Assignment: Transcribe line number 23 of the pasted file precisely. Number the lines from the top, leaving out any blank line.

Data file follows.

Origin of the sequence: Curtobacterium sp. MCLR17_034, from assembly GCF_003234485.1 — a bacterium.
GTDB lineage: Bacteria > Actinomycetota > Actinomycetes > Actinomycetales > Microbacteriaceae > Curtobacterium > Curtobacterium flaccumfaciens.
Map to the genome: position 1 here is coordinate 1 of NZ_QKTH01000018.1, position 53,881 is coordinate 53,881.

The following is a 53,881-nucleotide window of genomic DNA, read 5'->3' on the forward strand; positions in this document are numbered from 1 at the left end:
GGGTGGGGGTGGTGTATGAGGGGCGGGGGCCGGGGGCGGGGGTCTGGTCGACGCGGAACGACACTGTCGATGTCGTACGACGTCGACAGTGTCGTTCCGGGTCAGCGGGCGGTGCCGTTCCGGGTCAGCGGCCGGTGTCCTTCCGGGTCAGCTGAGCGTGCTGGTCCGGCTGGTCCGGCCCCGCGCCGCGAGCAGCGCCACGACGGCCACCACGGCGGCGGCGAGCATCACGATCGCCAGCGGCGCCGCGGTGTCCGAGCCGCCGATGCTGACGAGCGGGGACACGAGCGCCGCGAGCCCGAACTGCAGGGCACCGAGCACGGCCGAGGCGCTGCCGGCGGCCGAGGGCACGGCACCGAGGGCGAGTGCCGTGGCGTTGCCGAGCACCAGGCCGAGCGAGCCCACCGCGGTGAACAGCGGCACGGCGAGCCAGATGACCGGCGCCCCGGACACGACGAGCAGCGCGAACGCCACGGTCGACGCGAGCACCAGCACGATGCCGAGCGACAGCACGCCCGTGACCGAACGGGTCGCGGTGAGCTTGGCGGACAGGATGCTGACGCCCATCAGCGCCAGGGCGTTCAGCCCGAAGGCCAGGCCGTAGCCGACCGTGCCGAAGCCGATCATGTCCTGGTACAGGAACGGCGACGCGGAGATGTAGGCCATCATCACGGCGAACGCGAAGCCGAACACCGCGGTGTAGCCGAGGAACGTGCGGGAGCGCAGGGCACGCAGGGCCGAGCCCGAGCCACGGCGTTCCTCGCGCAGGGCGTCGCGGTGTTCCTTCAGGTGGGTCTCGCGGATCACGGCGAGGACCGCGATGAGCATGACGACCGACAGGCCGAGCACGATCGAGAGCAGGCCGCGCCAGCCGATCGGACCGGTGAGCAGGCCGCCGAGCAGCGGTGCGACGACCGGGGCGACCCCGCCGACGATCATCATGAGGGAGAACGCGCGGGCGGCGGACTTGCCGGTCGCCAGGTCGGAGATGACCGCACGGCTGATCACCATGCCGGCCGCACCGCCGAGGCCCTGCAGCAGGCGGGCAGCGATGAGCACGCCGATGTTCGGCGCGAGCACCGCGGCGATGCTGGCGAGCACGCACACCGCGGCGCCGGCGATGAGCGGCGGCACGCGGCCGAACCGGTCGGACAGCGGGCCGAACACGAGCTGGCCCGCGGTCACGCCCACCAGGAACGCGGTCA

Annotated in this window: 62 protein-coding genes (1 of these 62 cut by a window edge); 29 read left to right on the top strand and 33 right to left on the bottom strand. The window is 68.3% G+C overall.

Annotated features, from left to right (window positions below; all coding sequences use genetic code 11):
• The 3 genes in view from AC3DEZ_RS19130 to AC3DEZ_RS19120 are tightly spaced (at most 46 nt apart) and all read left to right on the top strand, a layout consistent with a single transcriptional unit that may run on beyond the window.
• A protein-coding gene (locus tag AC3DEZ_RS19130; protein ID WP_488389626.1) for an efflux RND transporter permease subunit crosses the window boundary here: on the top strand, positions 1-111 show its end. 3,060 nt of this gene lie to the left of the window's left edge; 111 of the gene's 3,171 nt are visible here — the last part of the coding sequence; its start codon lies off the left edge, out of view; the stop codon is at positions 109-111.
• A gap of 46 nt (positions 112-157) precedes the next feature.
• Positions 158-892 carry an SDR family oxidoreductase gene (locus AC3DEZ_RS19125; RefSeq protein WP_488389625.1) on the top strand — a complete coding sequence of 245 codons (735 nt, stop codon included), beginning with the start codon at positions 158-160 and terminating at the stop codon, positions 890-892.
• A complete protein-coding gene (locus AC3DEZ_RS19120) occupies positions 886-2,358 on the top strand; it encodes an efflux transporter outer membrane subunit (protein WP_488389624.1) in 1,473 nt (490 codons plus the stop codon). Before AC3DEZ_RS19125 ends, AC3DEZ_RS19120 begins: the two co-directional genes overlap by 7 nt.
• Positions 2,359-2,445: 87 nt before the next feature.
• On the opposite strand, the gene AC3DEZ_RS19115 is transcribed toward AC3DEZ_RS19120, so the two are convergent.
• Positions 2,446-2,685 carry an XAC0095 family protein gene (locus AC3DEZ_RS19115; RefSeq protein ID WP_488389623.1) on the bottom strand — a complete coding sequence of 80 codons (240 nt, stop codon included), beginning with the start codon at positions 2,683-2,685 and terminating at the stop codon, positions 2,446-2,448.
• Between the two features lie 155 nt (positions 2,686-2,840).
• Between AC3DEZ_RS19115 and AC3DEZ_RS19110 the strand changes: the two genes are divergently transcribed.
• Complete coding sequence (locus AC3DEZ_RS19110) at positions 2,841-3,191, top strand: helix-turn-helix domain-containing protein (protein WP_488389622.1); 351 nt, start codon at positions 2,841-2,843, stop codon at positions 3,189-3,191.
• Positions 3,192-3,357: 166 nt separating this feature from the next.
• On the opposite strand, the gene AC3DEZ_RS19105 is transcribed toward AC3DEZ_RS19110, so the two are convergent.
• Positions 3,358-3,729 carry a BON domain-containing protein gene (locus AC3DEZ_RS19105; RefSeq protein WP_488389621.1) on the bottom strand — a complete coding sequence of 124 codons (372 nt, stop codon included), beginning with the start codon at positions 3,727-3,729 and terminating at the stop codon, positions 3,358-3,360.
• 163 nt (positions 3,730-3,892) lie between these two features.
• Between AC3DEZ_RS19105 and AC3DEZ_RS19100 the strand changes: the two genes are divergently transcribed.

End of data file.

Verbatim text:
• Between AC3DEZ_RS19105 and AC3DEZ_RS19100 the strand changes: the two genes are divergently transcribed.